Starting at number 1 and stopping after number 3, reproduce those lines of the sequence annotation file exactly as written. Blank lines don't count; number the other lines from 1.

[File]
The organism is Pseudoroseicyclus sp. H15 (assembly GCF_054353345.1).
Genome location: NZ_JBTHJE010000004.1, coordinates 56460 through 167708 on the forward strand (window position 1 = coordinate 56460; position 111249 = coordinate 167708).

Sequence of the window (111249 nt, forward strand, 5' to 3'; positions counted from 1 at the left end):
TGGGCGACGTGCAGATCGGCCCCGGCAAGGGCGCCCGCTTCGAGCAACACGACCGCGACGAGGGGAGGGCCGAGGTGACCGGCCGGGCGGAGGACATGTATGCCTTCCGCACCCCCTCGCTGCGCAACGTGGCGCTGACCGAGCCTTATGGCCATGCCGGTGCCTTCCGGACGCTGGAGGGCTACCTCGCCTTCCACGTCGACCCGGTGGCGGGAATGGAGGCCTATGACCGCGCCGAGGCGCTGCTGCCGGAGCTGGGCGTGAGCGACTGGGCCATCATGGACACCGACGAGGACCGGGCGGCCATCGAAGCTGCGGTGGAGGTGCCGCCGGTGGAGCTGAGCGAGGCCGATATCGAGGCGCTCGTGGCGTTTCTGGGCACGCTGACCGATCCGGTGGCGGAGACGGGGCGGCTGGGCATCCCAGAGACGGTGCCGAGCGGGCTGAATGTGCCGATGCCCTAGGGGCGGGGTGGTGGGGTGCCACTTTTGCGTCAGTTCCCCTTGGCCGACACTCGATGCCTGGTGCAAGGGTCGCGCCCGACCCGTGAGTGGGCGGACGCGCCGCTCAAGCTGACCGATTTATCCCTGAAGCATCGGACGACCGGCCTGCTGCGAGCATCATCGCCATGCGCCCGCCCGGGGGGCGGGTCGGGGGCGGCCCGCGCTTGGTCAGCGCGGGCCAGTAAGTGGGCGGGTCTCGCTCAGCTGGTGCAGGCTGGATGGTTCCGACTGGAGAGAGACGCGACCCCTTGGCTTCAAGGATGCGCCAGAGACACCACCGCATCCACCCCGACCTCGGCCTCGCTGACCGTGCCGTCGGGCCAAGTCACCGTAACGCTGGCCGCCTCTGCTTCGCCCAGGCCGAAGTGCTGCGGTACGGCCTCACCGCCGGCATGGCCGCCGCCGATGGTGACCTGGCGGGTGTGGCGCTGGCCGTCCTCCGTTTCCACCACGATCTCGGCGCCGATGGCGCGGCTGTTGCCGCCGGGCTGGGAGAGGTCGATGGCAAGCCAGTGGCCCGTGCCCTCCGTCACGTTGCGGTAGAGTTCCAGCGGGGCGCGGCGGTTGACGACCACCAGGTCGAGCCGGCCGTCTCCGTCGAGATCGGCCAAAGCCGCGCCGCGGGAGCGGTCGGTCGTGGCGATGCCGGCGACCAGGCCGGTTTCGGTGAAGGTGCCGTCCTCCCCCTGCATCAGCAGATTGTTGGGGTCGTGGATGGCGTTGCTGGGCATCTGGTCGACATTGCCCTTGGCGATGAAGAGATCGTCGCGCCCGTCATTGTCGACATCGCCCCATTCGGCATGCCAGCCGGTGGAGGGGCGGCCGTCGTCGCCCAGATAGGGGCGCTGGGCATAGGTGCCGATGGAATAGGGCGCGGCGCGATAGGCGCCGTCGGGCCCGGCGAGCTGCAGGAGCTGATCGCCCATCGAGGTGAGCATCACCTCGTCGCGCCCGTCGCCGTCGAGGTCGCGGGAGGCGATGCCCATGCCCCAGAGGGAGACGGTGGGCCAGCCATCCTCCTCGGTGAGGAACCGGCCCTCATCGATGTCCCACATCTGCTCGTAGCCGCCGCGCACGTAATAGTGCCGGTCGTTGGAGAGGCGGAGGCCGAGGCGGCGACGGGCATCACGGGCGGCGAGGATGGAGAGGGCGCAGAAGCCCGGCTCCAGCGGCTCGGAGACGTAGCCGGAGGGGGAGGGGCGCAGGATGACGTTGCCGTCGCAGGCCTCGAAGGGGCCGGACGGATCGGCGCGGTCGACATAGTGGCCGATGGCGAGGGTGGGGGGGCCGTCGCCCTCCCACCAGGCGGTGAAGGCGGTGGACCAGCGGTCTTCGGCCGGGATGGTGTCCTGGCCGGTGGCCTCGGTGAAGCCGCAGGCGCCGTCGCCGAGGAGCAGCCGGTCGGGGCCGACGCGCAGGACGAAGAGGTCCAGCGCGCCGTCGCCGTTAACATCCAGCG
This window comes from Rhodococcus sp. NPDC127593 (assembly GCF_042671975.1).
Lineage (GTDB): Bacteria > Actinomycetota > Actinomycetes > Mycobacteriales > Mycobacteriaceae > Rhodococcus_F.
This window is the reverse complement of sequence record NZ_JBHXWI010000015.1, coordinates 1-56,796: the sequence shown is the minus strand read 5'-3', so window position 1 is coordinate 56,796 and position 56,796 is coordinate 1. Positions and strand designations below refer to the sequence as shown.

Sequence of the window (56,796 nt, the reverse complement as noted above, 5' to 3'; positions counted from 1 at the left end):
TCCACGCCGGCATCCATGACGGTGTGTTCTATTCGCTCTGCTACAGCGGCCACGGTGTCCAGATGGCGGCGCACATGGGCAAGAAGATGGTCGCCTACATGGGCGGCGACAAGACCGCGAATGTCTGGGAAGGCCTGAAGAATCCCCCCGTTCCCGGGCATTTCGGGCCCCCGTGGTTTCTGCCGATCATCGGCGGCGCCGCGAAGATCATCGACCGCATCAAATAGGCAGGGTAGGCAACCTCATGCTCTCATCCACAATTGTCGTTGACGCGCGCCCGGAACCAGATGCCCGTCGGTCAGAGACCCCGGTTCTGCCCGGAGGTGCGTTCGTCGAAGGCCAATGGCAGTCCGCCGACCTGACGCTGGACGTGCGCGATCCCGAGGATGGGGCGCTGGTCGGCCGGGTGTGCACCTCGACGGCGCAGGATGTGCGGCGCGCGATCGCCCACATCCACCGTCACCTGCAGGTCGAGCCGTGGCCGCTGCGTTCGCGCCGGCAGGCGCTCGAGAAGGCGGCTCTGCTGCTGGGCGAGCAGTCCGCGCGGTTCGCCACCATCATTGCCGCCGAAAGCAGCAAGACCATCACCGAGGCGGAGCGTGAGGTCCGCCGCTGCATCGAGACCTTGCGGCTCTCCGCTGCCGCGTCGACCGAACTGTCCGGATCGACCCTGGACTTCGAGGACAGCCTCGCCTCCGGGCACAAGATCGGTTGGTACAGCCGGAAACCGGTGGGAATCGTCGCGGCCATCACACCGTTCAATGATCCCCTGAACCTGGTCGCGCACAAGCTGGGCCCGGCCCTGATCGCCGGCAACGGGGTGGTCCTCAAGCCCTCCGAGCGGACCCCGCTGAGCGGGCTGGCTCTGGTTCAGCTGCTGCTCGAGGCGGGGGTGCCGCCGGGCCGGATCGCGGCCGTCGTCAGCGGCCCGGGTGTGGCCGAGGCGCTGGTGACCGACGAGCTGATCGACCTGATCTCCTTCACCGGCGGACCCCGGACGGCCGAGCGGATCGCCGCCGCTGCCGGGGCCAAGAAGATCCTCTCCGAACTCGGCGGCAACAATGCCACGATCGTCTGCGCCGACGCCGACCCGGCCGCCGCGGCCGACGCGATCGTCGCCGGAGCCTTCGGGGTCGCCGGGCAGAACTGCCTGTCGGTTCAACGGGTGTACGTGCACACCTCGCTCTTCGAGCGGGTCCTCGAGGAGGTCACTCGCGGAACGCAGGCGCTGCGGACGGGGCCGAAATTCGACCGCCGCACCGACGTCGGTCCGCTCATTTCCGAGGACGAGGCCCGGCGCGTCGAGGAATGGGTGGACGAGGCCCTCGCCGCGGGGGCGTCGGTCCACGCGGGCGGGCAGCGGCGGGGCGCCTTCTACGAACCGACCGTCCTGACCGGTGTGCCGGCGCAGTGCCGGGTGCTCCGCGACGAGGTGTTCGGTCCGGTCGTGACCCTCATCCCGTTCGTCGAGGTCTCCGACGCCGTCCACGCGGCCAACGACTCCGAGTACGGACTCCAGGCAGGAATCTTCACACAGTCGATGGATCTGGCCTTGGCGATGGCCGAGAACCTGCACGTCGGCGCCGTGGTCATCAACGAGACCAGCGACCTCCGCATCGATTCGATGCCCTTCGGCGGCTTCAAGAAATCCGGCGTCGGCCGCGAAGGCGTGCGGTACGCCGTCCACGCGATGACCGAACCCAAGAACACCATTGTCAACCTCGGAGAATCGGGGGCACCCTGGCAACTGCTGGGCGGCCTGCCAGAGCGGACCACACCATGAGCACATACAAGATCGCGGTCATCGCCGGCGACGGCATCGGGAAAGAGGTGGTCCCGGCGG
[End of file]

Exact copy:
The organism is Pseudoroseicyclus sp. H15 (assembly GCF_054353345.1).
Genome location: NZ_JBTHJE010000004.1, coordinates 56460 through 167708 on the forward strand (window position 1 = coordinate 56460; position 111249 = coordinate 167708).

Sequence of the window (111249 nt, forward strand, 5' to 3'; positions counted from 1 at the left end):